Sunday, June 24, 2012

Red Knit Cap Girl

Naoko Stoop is a self-taught artist whose love of art began at the age of 5 but who set it aside until after her schooling.  She now creates art specifically geared towards young children - the time when she herself fell in love with art.  Red Knit Cap Girl is her first picture book, and it tells the charming story of a nature loving girl who wants to talk with the moon.  

I love the illustrations.  The artwork is done on a plywood canvas in acrylic, ink and pencil.  The grains of the wood breathe life, texture and movement into every page.  The color palette is perfect for a book that takes place in the forest and helps the reader to escape into nature with the Red Knit Cap Girl.  

At the start of the story the Red Knit Cap Girl is alone with a bunny but in her search for the moon she finds her forest friends.  They decide to throw a party for the Moon, so she will know they are there.  They make paper lanterns and light up the sky, "But there is just silence."  The story has a sweet ending and accompanies the beautiful illustrations nicely.

The characters, images and story are presented with simplicity but the textures of the wood grain and the color schemes create a magical feeling.  My kids love this book.  So much that every time I have sat down to write a post about it, I have not been able to find the book - it has been tucked away in their bedroom or in the corner of a pop-up reading tent or whichever corner they have last been reading it in.

I am excited because you too can have this book for your children (or you!) to haul around your house to read, imagine and play with.  I have one copy to giveaway!

The giveaway is open until this Friday, June 29th.
Here is how you can enter to win:
- leave a comment on this post,
- link to the post on Facebook,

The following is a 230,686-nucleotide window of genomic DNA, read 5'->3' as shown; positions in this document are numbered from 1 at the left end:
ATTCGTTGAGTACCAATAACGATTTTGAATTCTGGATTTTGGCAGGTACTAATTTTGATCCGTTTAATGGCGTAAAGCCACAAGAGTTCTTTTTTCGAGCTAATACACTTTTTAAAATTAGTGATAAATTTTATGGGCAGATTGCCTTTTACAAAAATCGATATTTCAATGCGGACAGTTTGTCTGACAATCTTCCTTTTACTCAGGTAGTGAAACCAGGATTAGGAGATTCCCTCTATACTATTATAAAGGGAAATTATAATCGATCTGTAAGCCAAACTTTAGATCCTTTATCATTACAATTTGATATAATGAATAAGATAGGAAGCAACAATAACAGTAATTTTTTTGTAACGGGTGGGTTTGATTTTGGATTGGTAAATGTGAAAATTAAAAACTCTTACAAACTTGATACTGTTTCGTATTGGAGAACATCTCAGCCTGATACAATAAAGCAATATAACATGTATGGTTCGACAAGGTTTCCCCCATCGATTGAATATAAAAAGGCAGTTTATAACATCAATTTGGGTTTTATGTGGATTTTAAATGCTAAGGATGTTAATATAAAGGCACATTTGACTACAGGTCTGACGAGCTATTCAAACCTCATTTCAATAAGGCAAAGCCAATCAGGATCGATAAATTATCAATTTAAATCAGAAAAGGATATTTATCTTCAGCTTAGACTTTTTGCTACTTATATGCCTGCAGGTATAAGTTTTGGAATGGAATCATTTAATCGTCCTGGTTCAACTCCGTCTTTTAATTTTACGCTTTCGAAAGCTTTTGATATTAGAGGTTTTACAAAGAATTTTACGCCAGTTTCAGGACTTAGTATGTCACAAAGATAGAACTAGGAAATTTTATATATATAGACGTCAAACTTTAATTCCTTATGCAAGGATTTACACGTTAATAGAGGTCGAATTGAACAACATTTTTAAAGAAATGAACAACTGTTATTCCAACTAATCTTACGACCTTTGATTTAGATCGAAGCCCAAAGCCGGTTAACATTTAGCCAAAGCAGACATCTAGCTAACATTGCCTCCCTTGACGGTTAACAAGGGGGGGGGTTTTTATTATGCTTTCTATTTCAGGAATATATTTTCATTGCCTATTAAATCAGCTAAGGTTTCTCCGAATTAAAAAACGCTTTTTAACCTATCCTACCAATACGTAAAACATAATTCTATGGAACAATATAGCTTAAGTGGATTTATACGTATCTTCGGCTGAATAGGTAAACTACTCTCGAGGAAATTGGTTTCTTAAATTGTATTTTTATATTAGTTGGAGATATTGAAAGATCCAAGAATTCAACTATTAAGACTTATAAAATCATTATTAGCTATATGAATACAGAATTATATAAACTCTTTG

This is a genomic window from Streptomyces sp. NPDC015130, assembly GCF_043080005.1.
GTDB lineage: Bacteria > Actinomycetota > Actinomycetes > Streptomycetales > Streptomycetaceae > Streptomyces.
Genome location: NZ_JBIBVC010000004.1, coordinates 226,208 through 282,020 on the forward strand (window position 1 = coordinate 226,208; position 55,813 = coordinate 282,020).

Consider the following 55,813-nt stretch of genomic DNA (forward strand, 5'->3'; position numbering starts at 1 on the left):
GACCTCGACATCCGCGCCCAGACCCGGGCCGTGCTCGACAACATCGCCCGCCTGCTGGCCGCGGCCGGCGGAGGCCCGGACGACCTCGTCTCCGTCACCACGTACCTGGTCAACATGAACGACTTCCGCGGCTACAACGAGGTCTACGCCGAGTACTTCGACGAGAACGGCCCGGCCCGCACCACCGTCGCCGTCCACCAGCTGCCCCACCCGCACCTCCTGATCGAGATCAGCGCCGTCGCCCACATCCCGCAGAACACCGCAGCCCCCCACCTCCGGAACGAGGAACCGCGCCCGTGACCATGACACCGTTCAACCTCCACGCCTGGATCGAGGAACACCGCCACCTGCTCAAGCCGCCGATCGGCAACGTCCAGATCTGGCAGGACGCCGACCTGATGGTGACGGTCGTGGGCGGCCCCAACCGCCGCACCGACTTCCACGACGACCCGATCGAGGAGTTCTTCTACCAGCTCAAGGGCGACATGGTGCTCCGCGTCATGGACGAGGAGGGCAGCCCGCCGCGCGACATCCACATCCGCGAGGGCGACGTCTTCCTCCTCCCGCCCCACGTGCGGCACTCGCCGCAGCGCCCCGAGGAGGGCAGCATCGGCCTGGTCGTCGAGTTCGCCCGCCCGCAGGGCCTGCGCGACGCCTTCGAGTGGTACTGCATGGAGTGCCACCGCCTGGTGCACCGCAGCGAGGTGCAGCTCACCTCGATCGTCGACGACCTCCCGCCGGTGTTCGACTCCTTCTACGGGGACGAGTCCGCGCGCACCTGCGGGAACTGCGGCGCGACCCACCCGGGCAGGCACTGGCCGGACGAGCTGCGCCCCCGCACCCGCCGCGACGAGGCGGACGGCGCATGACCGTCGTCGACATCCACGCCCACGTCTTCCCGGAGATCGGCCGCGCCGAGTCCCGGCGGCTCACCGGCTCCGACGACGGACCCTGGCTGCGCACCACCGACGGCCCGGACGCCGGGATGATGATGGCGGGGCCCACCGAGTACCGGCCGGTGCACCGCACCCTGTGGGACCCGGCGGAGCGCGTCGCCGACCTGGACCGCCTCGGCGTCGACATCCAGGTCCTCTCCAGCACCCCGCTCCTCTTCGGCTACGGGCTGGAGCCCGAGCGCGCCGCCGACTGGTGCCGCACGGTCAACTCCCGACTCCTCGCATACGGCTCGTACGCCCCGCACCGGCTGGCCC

- tweet about the post, or
- pin the post on pinterest
You will receive one entry for each thing you do from the list above (up to four entries).  Make sure and leave a comment for each of your entries.

Good luck!!

I received a review copy of this book, but all opinions are my own. 

Thursday, June 7, 2012

Summer Reading List

Summer starts at our house on Tuesday afternoon when school is officially out.  We have been busy making plans for the summer: chasing fireflies, homemade ice cream, s'mores and campouts, lemonade stands and lots of swimming.   But one of my favorite parts of summer are the mornings spent at our local library piling our bags full of books to read, whether by the pool or curled up next to the air conditioned vent.  So I was very excited when I saw this post pop up in my reader: 37 Super Summer Reading Lists for Kids Ages 0 - 10 over at Delightful Children's Books.  Amy has linked to every book list imaginable - click through the links and create your summer library list - I know I am!

Monday, June 4, 2012

Time to Eat

I saw a new trio of non-fiction books come into my library recently.  All three books are small, geared towards a younger audience and look at some of the daily habits of animals: eating, sleeping and bathing. Actually, as you read through the books you learn that for some animals, these habits are not so daily.  I love the style of husband and wife duo - Steve Jenkins and Robin Page - the images are simple, the text is short, but the reader leaves with a lot of information and intrigue.

I read Time to Eat out loud to three boys - a 5, 4 and 3 year old.  The book starts with the question, "What is your favorite food?"  To which I heard gleeful screams, "Pizza!  Macaroni and cheese!"  They were quick to find out that these animals ate very differently from them.  Whether it was a Panda Bear eating bamboo shoots for 12 hours a day or an anaconda eating only four or five meals a year, swallowed whole, and sometimes as large as a jaguar, they were fascinated.  Their favorite was, of course, the dung beetle.

I love the fascinating, yet brief information that keeps even young children engaged.  But at the end of the book there is a section with more information on each animal.  After reading that a young blue whale can gain 200 pounds in 24 hours, the five year old wanted to know how big blue whales can get - thanks to the end page bios on each animal, I could tell him up to 390,000 pounds.

This is a fantastic non-fiction book - definitely one to add to your own collection or your library bag.  I can't wait to check out the other two in this series - Time to Sleep and Time for a Bath.

For more great Non-Fiction reads - check out this weeks round-up of Non-Fiction Monday at True Tales & A Cherry On Top.